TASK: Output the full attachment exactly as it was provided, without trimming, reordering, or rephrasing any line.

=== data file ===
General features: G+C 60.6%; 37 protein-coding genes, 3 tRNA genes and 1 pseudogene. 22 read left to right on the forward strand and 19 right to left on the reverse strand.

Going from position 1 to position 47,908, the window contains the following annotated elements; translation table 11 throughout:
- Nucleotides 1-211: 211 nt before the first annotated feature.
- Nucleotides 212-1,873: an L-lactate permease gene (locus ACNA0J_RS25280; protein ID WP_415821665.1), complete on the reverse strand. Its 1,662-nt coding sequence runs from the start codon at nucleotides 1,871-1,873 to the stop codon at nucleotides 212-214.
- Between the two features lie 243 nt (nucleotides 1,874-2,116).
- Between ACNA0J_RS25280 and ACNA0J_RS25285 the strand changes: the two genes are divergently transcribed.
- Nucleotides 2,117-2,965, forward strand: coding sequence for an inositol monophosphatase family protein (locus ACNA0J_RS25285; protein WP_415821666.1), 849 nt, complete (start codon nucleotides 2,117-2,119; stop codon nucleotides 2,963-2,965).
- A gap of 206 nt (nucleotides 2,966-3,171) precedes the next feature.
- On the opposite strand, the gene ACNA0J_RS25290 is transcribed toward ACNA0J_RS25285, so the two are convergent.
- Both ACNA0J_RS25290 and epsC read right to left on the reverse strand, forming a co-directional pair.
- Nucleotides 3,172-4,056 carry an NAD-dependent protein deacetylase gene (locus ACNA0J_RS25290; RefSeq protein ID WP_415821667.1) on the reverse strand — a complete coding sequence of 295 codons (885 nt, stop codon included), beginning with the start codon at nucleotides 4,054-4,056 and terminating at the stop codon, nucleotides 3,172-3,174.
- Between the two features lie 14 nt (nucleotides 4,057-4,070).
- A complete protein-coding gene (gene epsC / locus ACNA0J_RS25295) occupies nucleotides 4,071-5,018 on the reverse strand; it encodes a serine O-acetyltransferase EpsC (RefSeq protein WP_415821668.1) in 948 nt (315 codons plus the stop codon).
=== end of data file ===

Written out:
General features: G+C 60.6%; 37 protein-coding genes, 3 tRNA genes and 1 pseudogene. 22 read left to right on the forward strand and 19 right to left on the reverse strand.

Going from position 1 to position 47,908, the window contains the following annotated elements; translation table 11 throughout:
- Nucleotides 1-211: 211 nt before the first annotated feature.
- Nucleotides 212-1,873: an L-lactate permease gene (locus ACNA0J_RS25280; protein ID WP_415821665.1), complete on the reverse strand. Its 1,662-nt coding sequence runs from the start codon at nucleotides 1,871-1,873 to the stop codon at nucleotides 212-214.
- Between the two features lie 243 nt (nucleotides 1,874-2,116).
- Between ACNA0J_RS25280 and ACNA0J_RS25285 the strand changes: the two genes are divergently transcribed.
- Nucleotides 2,117-2,965, forward strand: coding sequence for an inositol monophosphatase family protein (locus ACNA0J_RS25285; protein WP_415821666.1), 849 nt, complete (start codon nucleotides 2,117-2,119; stop codon nucleotides 2,963-2,965).
- A gap of 206 nt (nucleotides 2,966-3,171) precedes the next feature.
- On the opposite strand, the gene ACNA0J_RS25290 is transcribed toward ACNA0J_RS25285, so the two are convergent.
- Both ACNA0J_RS25290 and epsC read right to left on the reverse strand, forming a co-directional pair.
- Nucleotides 3,172-4,056 carry an NAD-dependent protein deacetylase gene (locus ACNA0J_RS25290; RefSeq protein ID WP_415821667.1) on the reverse strand — a complete coding sequence of 295 codons (885 nt, stop codon included), beginning with the start codon at nucleotides 4,054-4,056 and terminating at the stop codon, nucleotides 3,172-3,174.
- Between the two features lie 14 nt (nucleotides 4,057-4,070).
- A complete protein-coding gene (gene epsC / locus ACNA0J_RS25295) occupies nucleotides 4,071-5,018 on the reverse strand; it encodes a serine O-acetyltransferase EpsC (RefSeq protein WP_415821668.1) in 948 nt (315 codons plus the stop codon).